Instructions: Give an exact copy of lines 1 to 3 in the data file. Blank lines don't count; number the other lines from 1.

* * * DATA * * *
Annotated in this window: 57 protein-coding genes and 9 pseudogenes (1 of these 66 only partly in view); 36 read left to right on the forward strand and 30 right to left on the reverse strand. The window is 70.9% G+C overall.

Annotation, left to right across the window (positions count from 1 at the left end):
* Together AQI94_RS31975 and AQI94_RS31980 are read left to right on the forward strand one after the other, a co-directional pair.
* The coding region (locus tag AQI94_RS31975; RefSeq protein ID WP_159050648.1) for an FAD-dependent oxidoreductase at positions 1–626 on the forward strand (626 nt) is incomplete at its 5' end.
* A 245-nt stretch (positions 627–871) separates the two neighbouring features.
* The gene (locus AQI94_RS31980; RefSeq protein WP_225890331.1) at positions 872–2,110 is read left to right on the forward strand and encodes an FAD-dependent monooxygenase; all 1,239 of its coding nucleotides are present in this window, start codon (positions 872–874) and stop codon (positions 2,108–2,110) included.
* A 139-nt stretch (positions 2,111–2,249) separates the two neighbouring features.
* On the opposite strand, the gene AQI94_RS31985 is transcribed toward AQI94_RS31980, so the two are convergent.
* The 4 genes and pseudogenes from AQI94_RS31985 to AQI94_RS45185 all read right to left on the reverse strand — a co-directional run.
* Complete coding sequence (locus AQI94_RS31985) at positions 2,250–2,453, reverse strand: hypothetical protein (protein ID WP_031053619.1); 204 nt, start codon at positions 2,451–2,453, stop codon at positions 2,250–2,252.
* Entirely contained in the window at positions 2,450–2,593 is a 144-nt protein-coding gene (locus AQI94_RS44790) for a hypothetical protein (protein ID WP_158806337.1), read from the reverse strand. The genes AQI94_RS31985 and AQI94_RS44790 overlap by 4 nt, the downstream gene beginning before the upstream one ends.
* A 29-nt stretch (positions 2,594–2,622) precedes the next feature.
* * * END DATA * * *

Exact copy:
Annotated in this window: 57 protein-coding genes and 9 pseudogenes (1 of these 66 only partly in view); 36 read left to right on the forward strand and 30 right to left on the reverse strand. The window is 70.9% G+C overall.

Annotation, left to right across the window (positions count from 1 at the left end):
* Together AQI94_RS31975 and AQI94_RS31980 are read left to right on the forward strand one after the other, a co-directional pair.